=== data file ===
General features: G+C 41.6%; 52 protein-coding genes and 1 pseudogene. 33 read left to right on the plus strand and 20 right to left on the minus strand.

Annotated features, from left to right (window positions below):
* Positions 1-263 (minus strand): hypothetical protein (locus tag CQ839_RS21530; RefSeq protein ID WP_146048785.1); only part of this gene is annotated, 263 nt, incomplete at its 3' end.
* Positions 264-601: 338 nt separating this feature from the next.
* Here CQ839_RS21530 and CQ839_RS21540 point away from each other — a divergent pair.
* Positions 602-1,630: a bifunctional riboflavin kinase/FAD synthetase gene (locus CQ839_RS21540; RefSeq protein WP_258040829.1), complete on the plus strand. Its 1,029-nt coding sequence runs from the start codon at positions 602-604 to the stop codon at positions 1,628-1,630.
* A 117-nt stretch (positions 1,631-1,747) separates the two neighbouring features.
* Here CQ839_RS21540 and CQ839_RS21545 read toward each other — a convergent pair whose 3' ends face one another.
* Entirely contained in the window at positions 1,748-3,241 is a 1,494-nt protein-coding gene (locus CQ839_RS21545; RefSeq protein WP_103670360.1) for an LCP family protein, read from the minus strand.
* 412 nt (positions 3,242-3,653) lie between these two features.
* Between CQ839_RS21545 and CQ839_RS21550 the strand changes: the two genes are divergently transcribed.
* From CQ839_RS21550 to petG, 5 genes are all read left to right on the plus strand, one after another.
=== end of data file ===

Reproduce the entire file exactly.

General features: G+C 41.6%; 52 protein-coding genes and 1 pseudogene. 33 read left to right on the plus strand and 20 right to left on the minus strand.

Annotated features, from left to right (window positions below):
* Positions 1-263 (minus strand): hypothetical protein (locus tag CQ839_RS21530; RefSeq protein ID WP_146048785.1); only part of this gene is annotated, 263 nt, incomplete at its 3' end.
* Positions 264-601: 338 nt separating this feature from the next.
* Here CQ839_RS21530 and CQ839_RS21540 point away from each other — a divergent pair.
* Positions 602-1,630: a bifunctional riboflavin kinase/FAD synthetase gene (locus CQ839_RS21540; RefSeq protein WP_258040829.1), complete on the plus strand. Its 1,029-nt coding sequence runs from the start codon at positions 602-604 to the stop codon at positions 1,628-1,630.
* A 117-nt stretch (positions 1,631-1,747) separates the two neighbouring features.
* Here CQ839_RS21540 and CQ839_RS21545 read toward each other — a convergent pair whose 3' ends face one another.
* Entirely contained in the window at positions 1,748-3,241 is a 1,494-nt protein-coding gene (locus CQ839_RS21545; RefSeq protein WP_103670360.1) for an LCP family protein, read from the minus strand.
* 412 nt (positions 3,242-3,653) lie between these two features.
* Between CQ839_RS21545 and CQ839_RS21550 the strand changes: the two genes are divergently transcribed.
* From CQ839_RS21550 to petG, 5 genes are all read left to right on the plus strand, one after another.